When entering a neighborhood roll an encounter check. Also roll an encounter check when moving from any node to another other node. Encounters in cities are somewhat less perilous (although they can be dangerous), less to give pressure to exploration, and more to provide color, introduce NPCs, and provide hooks for adventure. Encounter checks occur 2 in 6. 

Searching for Secret Locations

The party can at any time lift the metaphorical hat from their eyes as they move between nodes in the pointcrawl by wandering down less known byways to their destination or by taking the time to pay special attention to what is in front of their noses. When they do so, they incur an additional encounter check and can roll to see if they have discovered a hidden location with a 1 in 6 chance. 

If they discover a hidden location, roll the die of the size corresponding to the number of hidden locations in the neighborhoods. Cross off hidden locations from the list as players discover them. If you re-roll an already discovered location, take the lowest (easiest to find) remaining undiscovered location on the list. Write the location down in its present location as a new node on your pointcrawl.

What stops players from gaming the system by just searching limitlessly for secret locations? Nothing; if they want to have a session that's full of city encounters and stumbling upon less known locations that sounds like a fun session to me! A hidden location is not like a secret room full of treasure. It's more like a hook for adventuring and exploration. If players want to uncover more of those, God bless.  

Getting Lost

When entering a neighborhood, or moving between locations in it, check to see if the party becomes lost. Roll a die corresponding to the number of locations in the neighborhood (4=1d4, 6=1d6, etc.). The chance of becoming lost is initially very high, n-1/n (so 3 in 4, 5 in 6, 7 in 8, etc.). Decrease that chance by 1 for each location the party has visited in the neighborhood. When the number is 0, the party knows their way around well enough that they can no longer become lost in that neighborhood. (This necessitates a minimal book-keeping for each neighborhood, with a score equal to the number of locations the party has visited in that neighborhood.)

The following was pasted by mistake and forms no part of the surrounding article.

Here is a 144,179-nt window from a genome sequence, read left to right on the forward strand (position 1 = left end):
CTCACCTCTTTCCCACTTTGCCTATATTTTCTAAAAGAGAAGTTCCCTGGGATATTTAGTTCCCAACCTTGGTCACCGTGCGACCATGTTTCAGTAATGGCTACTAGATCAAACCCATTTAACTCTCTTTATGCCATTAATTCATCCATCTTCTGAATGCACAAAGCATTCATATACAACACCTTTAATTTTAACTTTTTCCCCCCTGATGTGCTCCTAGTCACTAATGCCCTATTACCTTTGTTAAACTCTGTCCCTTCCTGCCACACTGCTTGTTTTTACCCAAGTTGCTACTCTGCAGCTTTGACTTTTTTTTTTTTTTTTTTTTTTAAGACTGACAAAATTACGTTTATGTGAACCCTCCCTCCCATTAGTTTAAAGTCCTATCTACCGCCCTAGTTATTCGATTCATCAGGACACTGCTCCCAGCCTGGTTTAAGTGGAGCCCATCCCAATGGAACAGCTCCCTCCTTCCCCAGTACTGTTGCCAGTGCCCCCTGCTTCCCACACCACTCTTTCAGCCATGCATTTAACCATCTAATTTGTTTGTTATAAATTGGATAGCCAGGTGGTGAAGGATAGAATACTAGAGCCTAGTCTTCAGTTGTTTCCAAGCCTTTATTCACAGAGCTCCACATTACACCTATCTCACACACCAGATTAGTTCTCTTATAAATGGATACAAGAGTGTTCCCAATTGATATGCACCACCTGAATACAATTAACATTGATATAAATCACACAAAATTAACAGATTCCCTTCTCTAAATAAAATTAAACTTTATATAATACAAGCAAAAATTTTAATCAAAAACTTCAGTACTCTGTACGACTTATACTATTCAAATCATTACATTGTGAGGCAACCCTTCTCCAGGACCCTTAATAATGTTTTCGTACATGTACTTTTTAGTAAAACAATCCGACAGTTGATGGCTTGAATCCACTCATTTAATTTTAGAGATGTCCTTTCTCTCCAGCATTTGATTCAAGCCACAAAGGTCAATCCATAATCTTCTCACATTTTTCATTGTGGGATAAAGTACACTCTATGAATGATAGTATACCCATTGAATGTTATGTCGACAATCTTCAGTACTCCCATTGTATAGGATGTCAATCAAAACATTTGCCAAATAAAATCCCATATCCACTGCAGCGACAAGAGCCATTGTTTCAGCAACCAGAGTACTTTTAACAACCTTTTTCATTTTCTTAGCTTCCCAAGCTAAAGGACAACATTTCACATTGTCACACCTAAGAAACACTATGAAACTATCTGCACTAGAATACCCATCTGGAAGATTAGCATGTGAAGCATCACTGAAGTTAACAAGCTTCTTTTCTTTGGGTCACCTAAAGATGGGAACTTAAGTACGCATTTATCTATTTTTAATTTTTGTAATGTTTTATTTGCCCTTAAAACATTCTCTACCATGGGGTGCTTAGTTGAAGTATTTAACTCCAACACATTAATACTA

If the party is lost, that's not necessarily a bad thing. First give them a free roll to see if they stumble upon a secret location, since getting lost is the best way to find something off the beaten path. Next roll an encounter check. Finally, if they don't find a hidden location, dice randomly to see at what (non-hidden) location the party arrives, the spot where they can ask for directions and get their bearing. 

Hiring Transportation or a Guide

I discussed methods of transit in Zyan here. Generally speaking, what these means of transport do is allow one to travel to any known (non-hidden) location in the city without undergoing encounter checks to get there. Probably what I'll do is substitute a single 2 in 6 chance of an incident occurring en route, with a different table for each method of transport (Ferry, Palanquin, Carriage, or Nimbus Barque). You can also give them directions to hidden locations that you know.

One can also hire a guide. To find a guide, roll 2d6 modified by +1 in a bustling location, and -1 in a quiet location. On a 7+ you find a guide who knows the neighborhood you want to visit for a fee. You roll on the table of guides to see who you turned up. (As I envision it, the table of guides will have modifiers for how fancy the neighborhood is, and some of the guides will be dubious characters, naturally.) 

The guide will know all the known locations in a neighborhood, and can take the players to any of them, or on a walking tour of the neighborhood that will reveal the entire pointcrawl map. While traveling with the guide your party will not become lost. Some of the guides on the chart will also have a percentage chance to know a hidden location. 

That's all for now. In my next post I'll likely talk about some city exploration based downtime actions.